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2016 (3) TMI 328 - CALCUTTA HIGH COURT

2016 (3) TMI 328 - CALCUTTA HIGH COURT - [2016] 383 ITR 597 - Reopening of assessment - sanction u/s.151(2) from the competent authority - whether the Additional C.I.T. while according his approval u/s.151(2) of the Act did not apply his mind and mechanically granted sanction? - Held that:- In the instant case the assessee has not even contended that the reasons recorded by the assessing officer were irrelevant and as such he had no reason to believe that any income chargeable to tax had escaped .....

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ral principle or any rule of natural justice that a statutory tribunal should always and in every case give reasons in support of its decision. - Decided in favour of the revenue. - GA No. 2488 of 2006, ITA No.297 of 2006 - Dated:- 4-3-2016 - Girish Chandra Gupta And Asha Arora, JJ. For the Appellant : Mr. Ananda Sen, Adv For the Respondent : Mr. M. P. Agarwal Adv., Mr. Ranjan Sinha Adv ORDER Girish Chandra Gupta J. The assessee has come up in appeal under Section 260A of the Income Tax Act, 196 .....

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reassessment, when admittedly the approval accorded by the concerned authority for such reopening was given in a mechanical manner which was itself without jurisdiction and bad in law? II) Whether on the facts and in the circumstances of the case when the jurisdictional aspect in according the approval for reopening was absent, the action of the learned Tribunal in upholding such approval and thereafter in further upholding the assessment which was beyond four years is perverse? Briefly stated .....

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e assessee and other information in his possession came to the conclusion that income had escaped assessment for the assessment years 1990-91, 1991-92 and 1992-93. By the order dated 26th March, 2001 the assessing officer recorded the reasons for initiating the reassessment proceedings under Section 147 of the Act for the aforesaid years. Thereafter, the assessing officer obtained approval of the Additional CIT under Section 151(2) of the Act by the order dated 29th March 2001. Thereafter the as .....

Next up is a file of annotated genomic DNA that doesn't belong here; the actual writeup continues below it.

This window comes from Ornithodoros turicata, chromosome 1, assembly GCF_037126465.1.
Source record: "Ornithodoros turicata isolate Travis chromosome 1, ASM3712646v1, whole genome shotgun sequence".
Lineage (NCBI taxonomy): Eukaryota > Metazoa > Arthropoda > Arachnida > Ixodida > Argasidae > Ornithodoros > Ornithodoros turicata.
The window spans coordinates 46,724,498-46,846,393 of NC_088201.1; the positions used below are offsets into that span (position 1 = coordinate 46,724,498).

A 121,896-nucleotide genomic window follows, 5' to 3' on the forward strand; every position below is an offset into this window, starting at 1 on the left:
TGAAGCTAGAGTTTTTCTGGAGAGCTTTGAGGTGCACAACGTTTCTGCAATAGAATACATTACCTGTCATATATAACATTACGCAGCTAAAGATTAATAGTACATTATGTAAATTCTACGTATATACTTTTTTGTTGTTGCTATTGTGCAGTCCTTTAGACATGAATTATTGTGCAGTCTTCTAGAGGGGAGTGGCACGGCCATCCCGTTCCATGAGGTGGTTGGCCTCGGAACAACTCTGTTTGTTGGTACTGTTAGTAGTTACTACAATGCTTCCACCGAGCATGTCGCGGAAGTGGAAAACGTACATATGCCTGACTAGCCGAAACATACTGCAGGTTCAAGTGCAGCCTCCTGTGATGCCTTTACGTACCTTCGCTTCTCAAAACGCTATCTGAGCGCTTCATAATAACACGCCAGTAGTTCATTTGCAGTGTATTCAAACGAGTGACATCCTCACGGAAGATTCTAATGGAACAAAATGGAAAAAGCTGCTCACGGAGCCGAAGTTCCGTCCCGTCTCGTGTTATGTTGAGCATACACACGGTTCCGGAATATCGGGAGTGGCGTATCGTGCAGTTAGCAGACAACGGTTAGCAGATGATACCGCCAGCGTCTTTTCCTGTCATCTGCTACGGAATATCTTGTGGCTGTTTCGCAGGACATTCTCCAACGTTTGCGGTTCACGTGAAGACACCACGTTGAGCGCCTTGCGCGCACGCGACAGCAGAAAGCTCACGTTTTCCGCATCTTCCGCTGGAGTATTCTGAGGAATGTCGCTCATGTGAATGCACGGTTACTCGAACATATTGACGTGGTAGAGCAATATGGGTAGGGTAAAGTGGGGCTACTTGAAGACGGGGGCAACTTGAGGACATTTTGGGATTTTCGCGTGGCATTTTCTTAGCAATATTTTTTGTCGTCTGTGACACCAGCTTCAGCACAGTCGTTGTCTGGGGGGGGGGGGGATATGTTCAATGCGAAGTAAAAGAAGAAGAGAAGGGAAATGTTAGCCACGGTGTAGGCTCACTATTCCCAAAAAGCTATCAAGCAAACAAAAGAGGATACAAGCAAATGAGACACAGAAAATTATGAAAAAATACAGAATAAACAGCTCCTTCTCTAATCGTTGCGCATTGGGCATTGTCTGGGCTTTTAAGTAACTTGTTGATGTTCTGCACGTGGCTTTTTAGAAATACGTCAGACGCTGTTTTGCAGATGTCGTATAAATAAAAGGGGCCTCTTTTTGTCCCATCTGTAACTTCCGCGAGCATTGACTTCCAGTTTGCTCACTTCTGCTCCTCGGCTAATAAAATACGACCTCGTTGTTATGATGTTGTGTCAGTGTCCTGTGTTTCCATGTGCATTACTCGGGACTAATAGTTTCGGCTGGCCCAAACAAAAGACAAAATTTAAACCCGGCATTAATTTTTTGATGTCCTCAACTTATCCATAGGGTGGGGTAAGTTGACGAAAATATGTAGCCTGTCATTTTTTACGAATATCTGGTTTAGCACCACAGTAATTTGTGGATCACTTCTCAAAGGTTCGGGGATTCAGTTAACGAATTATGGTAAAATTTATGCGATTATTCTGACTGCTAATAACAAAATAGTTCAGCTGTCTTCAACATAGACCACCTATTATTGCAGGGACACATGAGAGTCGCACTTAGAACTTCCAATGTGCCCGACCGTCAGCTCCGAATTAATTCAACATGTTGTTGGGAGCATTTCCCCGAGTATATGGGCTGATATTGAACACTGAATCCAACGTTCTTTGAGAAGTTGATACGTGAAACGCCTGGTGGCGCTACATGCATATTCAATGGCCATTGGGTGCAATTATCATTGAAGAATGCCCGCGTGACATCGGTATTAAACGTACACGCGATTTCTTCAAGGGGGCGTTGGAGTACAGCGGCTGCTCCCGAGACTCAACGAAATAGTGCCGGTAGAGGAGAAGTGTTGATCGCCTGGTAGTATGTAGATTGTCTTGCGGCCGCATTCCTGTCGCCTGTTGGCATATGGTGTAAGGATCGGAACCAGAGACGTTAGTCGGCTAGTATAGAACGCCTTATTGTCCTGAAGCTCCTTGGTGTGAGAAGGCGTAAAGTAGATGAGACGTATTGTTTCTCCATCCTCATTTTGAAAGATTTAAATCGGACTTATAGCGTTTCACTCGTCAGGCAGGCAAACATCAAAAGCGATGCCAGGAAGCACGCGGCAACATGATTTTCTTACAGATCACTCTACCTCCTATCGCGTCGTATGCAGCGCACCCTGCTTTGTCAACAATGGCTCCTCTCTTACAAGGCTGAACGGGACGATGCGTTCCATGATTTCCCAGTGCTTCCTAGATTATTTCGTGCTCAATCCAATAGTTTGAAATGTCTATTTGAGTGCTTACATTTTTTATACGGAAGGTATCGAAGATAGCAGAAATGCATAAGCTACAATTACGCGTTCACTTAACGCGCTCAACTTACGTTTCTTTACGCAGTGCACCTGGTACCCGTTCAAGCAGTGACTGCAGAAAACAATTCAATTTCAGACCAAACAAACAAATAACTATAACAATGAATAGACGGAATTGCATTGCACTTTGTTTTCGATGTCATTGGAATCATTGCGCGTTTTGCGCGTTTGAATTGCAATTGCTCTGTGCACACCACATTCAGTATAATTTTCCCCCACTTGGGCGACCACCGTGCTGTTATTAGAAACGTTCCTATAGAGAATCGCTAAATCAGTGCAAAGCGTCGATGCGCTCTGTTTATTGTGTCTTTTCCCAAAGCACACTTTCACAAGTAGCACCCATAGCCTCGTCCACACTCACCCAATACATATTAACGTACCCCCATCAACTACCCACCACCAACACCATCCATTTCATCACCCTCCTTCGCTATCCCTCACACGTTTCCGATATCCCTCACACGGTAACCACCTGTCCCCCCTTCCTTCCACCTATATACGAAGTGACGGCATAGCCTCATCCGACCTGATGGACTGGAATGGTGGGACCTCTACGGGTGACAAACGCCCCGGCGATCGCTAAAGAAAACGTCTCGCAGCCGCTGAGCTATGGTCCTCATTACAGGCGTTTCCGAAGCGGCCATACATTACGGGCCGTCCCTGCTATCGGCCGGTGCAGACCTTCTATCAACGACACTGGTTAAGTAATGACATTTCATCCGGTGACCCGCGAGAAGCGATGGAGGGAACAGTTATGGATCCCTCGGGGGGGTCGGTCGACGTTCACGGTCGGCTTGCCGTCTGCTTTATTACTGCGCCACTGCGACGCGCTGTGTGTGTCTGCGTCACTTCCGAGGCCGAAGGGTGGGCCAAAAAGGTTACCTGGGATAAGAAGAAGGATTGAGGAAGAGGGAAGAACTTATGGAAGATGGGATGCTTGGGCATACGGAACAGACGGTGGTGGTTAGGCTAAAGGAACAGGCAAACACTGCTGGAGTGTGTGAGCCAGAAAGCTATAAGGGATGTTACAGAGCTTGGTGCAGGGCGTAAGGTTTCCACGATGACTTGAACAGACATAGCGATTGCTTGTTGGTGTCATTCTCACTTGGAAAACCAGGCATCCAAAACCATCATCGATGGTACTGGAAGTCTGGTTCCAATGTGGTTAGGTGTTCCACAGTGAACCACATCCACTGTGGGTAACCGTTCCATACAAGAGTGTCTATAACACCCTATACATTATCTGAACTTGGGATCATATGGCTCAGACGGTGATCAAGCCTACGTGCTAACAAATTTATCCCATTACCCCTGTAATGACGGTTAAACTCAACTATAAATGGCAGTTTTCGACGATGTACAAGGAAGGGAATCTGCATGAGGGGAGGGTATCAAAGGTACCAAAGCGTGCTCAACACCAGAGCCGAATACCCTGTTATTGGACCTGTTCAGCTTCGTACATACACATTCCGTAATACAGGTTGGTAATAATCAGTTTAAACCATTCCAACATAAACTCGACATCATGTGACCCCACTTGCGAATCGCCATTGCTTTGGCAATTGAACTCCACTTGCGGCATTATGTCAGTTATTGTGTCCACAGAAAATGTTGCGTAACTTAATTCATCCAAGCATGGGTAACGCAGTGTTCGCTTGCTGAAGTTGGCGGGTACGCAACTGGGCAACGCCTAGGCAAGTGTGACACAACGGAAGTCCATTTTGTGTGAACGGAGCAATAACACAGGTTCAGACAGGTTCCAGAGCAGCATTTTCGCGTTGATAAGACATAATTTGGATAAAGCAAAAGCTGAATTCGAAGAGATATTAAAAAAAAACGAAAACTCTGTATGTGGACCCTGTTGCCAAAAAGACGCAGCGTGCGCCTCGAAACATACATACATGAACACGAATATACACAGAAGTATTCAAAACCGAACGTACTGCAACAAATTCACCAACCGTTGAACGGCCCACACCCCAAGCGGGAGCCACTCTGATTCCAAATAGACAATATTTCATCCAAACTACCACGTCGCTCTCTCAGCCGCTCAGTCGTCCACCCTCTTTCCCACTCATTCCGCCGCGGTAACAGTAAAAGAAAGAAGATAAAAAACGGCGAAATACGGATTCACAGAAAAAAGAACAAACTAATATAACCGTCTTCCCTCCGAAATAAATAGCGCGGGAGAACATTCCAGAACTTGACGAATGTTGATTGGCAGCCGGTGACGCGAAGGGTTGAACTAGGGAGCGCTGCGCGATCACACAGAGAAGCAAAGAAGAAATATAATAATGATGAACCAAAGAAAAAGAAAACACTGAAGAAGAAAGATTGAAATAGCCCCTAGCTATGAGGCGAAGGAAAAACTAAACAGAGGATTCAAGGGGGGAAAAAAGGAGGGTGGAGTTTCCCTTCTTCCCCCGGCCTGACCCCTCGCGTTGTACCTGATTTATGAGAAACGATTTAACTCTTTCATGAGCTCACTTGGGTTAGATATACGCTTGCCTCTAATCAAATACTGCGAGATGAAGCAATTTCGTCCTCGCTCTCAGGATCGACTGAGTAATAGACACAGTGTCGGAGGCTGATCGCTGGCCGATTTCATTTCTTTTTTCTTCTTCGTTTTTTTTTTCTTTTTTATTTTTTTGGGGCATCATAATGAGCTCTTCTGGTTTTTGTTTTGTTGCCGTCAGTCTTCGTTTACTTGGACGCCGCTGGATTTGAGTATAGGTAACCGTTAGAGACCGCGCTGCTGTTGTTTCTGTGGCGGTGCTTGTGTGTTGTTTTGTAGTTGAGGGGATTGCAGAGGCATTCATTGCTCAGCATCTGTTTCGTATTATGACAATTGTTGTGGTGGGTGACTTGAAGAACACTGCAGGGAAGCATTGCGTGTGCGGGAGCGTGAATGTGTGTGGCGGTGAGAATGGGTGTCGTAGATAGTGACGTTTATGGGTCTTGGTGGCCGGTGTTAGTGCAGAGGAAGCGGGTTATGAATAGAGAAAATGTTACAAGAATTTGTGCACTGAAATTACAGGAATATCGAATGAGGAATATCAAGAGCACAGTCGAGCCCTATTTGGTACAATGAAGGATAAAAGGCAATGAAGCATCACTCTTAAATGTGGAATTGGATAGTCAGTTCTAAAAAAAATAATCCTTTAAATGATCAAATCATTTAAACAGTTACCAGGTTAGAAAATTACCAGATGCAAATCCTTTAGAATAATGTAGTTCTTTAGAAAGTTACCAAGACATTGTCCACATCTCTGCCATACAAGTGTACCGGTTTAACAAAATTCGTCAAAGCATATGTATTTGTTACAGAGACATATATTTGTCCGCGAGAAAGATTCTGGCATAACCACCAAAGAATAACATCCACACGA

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hereinafter referred to as the CIT(A) ). The assessee challenged the validity of the notice under Section 148 and the additions or disallowance made by the assessing officer. The CIT(A) by an order dated 9th June, 2004 while granting partial relief to the assessee rejected the assessee s plea as regards the validity of the notice issued under Section 148 and held as follows:- The Ld. AR has referred a case law reported in 79 ITR 603 SC (1971) in the case of Chhugamal RajPal Vs. S. P. Chaliha &am .....

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, he could never have come to conclusion on the material before him that it is a fit case to issue notice u/s. 148. The issue of the present case is totally different. In the instant case, for the AY 90-91 it was found by the AO that investment to the extent of ₹ 77,910/- for purchasing of truck was not disclosed before the I.T. Authorities, hence the appellant had taxable income for the relevant period but the same was not shown before the Department. In fact, the appellant did not file a .....

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ant assessment years and thereby she concluded that it was a fit case for reopening and thereby accorded her approval. The case cited by the Ld. AR apparently suggests that there is no material fact which may lead to the conclusion as derived by the Addl. Commissioner for according her approval. But in the instant case, the income has actually escaped assessment. Investment made towards purchase of truck was never disclosed before the I.T. Authorities. Hence I think that the present case is clea .....